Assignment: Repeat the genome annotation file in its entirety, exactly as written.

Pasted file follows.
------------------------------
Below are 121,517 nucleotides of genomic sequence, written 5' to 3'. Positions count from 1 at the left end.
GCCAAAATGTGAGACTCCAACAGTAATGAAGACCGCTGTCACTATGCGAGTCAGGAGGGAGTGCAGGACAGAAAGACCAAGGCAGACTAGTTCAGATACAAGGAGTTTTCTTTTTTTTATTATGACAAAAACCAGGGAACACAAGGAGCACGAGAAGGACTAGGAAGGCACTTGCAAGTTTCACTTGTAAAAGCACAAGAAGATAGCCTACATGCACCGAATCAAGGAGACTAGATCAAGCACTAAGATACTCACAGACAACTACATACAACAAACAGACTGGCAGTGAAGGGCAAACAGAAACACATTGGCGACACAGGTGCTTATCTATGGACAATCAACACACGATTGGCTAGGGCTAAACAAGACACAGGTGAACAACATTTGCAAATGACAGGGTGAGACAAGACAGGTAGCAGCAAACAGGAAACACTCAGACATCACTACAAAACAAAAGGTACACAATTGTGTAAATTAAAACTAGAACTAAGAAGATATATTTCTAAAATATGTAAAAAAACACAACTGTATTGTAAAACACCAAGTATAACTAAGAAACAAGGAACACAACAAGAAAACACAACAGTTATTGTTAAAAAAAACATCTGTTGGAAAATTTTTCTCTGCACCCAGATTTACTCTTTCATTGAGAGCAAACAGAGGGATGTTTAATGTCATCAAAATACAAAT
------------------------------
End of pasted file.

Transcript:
Below are 121,517 nucleotides of genomic sequence, written 5' to 3'. Positions count from 1 at the left end.
GCCAAAATGTGAGACTCCAACAGTAATGAAGACCGCTGTCACTATGCGAGTCAGGAGGGAGTGCAGGACAGAAAGACCAAGGCAGACTAGTTCAGATACAAGGAGTTTTCTTTTTTTTATTATGACAAAAACCAGGGAACACAAGGAGCACGAGAAGGACTAGGAAGGCACTTGCAAGTTTCACTTGTAAAAGCACAAGAAGATAGCCTACATGCACCGAATCAAGGAGACTAGATCAAGCACTAAGATACTCACAGACAACTACATACAACAAACAGACTGGCAGTGAAGGGCAAACAGAAACACATTGGCGACACAGGTGCTTATCTATGGACAATCAACACACGATTGGCTAGGGCTAAACAAGACACAGGTGAACAACATTTGCAAATGACAGGGTGAGACAAGACAGGTAGCAGCAAACAGGAAACACTCAGACATCACTACAAAACAAAAGGTACACAATTGTGTAAATTAAAACTAGAACTAAGAAGATATATTTCTAAAATATGTAAAAAAACACAACTGTATTGTAAAACACCAAGTATAACTAAGAAACAAGGAACACAACAAGAAAACACAACAGTTATTGTTAAAAAAAACATCTGTTGGAAAATTTTTCTCTGCACCCAGATTTACTCTTTCATTGAGAGCAAACAGAGGGATGTTTAATGTCATCAAAATACAAAT